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What is the most depressing aspect of this chart? I have 2 possibilities. Of all of this investment - 5 Top 70 picks - the Cowboys have received exactly one season where ANY of them has been declared a starter. That would be 2011 with Sean Lee. The whole list has been reserves, while Akin Ayodele, Zach Thomas, Keith Brooking, and Bradie James took the majority of the snaps. The other aspect that could bring on deep depression is that after this much investment, the Cowboys are still telling you that they were going with Bobby Wagner at #45 if they didn't do the Claiborne trade. I just about drove off the road.

What does this tell us about Bruce Carter? We already know what to think of Burnett, Carpenter, and Williams. But, now Carter? In the last month, the Cowboys signed a middle linebacker in Dan Conner (not a bad plan - need at least 3) and claimed they were taking a 4th middle linebacker in the 2nd round? If you are confused about this development, you are not alone.

In summary, the Cowboys have a great corner duo, but don't seem to have plugged many holes over the weekend. I plan a full film review of their picks in the days to come as we can work them around Mavericks' playoff recaps.

But, the question I am getting most is this: "Would I rather have Claiborne or #14 and #45?"

Well, here is my answer: If it was Brockers and Wagner, then of course, I take Claiborne. The last thing I wanted was a raw project at #14 and yet another middle linebacker. I likely would have been disappointed if that was their haul.

But, if the play was David DeCastro and Jerel Worthy to fill two very pressing issues? Give me the two big boys up front. How about Fletcher Cox and Peter Konz? Again, I would have taken the two big boys up front. I believe that teams win and lose in this league based on their ability to protect their QB and to attack the opposition's QB. When in doubt, go with a player that weighs 300 pounds and can use their strength to bully their opponent.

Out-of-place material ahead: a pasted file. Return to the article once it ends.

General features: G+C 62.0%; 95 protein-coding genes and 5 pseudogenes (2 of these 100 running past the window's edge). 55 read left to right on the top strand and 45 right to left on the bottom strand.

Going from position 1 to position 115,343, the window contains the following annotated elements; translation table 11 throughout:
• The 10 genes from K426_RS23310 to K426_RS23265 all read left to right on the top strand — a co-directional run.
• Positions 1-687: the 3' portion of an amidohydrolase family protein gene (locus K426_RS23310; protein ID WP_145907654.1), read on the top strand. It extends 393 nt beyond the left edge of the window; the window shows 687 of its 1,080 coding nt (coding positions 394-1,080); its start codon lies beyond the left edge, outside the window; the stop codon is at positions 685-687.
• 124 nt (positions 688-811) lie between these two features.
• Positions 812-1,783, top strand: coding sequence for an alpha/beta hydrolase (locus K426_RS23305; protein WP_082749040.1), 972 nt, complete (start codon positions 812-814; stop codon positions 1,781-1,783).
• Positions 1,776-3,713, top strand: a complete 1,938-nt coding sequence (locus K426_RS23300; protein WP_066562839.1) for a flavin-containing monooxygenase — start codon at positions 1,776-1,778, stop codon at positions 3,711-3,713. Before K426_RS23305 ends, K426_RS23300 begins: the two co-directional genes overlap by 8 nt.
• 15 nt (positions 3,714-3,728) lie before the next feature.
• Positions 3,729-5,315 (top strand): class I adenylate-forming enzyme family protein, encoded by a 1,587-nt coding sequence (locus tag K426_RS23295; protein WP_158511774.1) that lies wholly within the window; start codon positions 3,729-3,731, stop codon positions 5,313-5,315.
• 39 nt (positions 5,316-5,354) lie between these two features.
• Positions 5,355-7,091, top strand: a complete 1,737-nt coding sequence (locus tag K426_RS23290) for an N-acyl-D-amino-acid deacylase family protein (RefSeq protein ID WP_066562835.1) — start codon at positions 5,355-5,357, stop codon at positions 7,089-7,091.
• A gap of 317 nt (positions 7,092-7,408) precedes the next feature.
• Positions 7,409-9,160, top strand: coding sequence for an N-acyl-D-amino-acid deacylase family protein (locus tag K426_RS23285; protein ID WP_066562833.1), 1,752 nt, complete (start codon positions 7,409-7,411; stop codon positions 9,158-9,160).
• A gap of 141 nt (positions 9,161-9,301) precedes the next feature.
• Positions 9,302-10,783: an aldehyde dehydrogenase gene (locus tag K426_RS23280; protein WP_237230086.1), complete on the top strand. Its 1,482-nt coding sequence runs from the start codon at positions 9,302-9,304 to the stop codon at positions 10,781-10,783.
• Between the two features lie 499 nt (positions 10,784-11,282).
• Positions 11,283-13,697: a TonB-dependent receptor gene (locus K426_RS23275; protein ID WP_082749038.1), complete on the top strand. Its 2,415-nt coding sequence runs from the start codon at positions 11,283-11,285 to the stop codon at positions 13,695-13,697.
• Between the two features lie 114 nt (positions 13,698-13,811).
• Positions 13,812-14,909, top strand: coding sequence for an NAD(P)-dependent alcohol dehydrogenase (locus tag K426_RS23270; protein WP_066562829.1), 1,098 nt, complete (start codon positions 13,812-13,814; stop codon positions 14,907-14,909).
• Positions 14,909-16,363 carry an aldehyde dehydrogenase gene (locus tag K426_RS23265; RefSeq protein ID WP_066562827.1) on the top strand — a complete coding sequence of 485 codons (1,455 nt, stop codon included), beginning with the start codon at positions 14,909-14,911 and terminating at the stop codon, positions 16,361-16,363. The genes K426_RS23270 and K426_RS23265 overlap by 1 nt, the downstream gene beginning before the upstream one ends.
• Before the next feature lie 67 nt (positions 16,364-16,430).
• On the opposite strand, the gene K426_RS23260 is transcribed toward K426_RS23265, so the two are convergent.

But, with all of the premium picks (Top 70) since 2008 around here spent on RB, CB, TE, MLB, WR, MLB, T, MLB, and now CB, we can see that the Cowboys don't seem to agree with this idea on draft day. They invest their biggest chips on players close to 200 pounds and will try to beat you that way. Let's see how it works.

Fans in Cowboys-land are sure hoping they are right.


Jay Beerley said...

That's what drives me nuts about this term "premium positions" that people like Spagnola are throwing around. QB, pass rusher, cornerback.

I think all of the positions are premium. I'm not saying I hate the draft day deal, but people need to stop with this premium position garbage. If both of your lines are getting blown up, none of those "premium positions" matter. They are just the stat positions. It's like the Cowboys are playing Madden or something.

Dave said...

they're premium positions based solely off cost to acquire. As you say, all positions are important, but the cost of picking up a new premium position will hit the bottom line harder.

As for the debate - I remember plenty of times when the pass rush got there a split second too late and they came clean. The plays were completed but not because of poor pass rush, because of poor coverage. Everybody wanted playmakers and I believe we got one.

As for the o-line rookies - I'm okay with seeing how the group we have develops. I don't want to just throw all those players out to add new rookies.

As you mentioned - I think it's highly possible that if both the cowboys and eagles are looking for that #12 spot, they pay more or don't get it, then they don't get Cox or Mo and then we're trading down.

If you're trading down, then, to some degree, you're blowing the advantage the NFL is giving you by giving you a higher draft pick during a poor season.

If the FS and DE we took can play at all, I think we have a great chance of improving the defense significantly.

gary turner said...

Even if the Cowboys got the second coming of Sanders, it helps less than having a D-line that can penetrate and at least harass the opposing qb. Likewise, an O-line that can push the opposing line from the St. Bruce girls' school back a yard or so would provide a greater improvement than a shut-down corner.

The core strength of the team lies in its lines' control of the scrimmage. Right now, Dallas doesn't have that.